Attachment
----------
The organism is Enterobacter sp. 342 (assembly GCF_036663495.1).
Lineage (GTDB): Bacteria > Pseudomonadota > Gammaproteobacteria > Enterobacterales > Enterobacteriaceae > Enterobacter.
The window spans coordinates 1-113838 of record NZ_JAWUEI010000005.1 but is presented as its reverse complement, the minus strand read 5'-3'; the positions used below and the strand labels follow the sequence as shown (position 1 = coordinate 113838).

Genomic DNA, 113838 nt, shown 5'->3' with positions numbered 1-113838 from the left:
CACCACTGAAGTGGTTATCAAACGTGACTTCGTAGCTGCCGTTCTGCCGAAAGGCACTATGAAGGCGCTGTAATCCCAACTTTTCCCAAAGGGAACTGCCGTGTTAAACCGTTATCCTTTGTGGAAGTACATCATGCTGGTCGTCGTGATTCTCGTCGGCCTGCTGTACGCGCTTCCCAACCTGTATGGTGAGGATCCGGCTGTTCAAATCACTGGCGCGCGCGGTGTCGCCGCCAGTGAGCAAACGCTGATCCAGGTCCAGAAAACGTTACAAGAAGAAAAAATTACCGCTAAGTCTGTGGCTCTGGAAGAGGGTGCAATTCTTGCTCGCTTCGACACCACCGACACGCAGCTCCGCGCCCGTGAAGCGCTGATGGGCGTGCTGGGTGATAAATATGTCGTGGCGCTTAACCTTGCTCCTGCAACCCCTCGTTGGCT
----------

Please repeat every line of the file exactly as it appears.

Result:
The organism is Enterobacter sp. 342 (assembly GCF_036663495.1).
Lineage (GTDB): Bacteria > Pseudomonadota > Gammaproteobacteria > Enterobacterales > Enterobacteriaceae > Enterobacter.
The window spans coordinates 1-113838 of record NZ_JAWUEI010000005.1 but is presented as its reverse complement, the minus strand read 5'-3'; the positions used below and the strand labels follow the sequence as shown (position 1 = coordinate 113838).

Genomic DNA, 113838 nt, shown 5'->3' with positions numbered 1-113838 from the left:
CACCACTGAAGTGGTTATCAAACGTGACTTCGTAGCTGCCGTTCTGCCGAAAGGCACTATGAAGGCGCTGTAATCCCAACTTTTCCCAAAGGGAACTGCCGTGTTAAACCGTTATCCTTTGTGGAAGTACATCATGCTGGTCGTCGTGATTCTCGTCGGCCTGCTGTACGCGCTTCCCAACCTGTATGGTGAGGATCCGGCTGTTCAAATCACTGGCGCGCGCGGTGTCGCCGCCAGTGAGCAAACGCTGATCCAGGTCCAGAAAACGTTACAAGAAGAAAAAATTACCGCTAAGTCTGTGGCTCTGGAAGAGGGTGCAATTCTTGCTCGCTTCGACACCACCGACACGCAGCTCCGCGCCCGTGAAGCGCTGATGGGCGTGCTGGGTGATAAATATGTCGTGGCGCTTAACCTTGCTCCTGCAACCCCTCGTTGGCT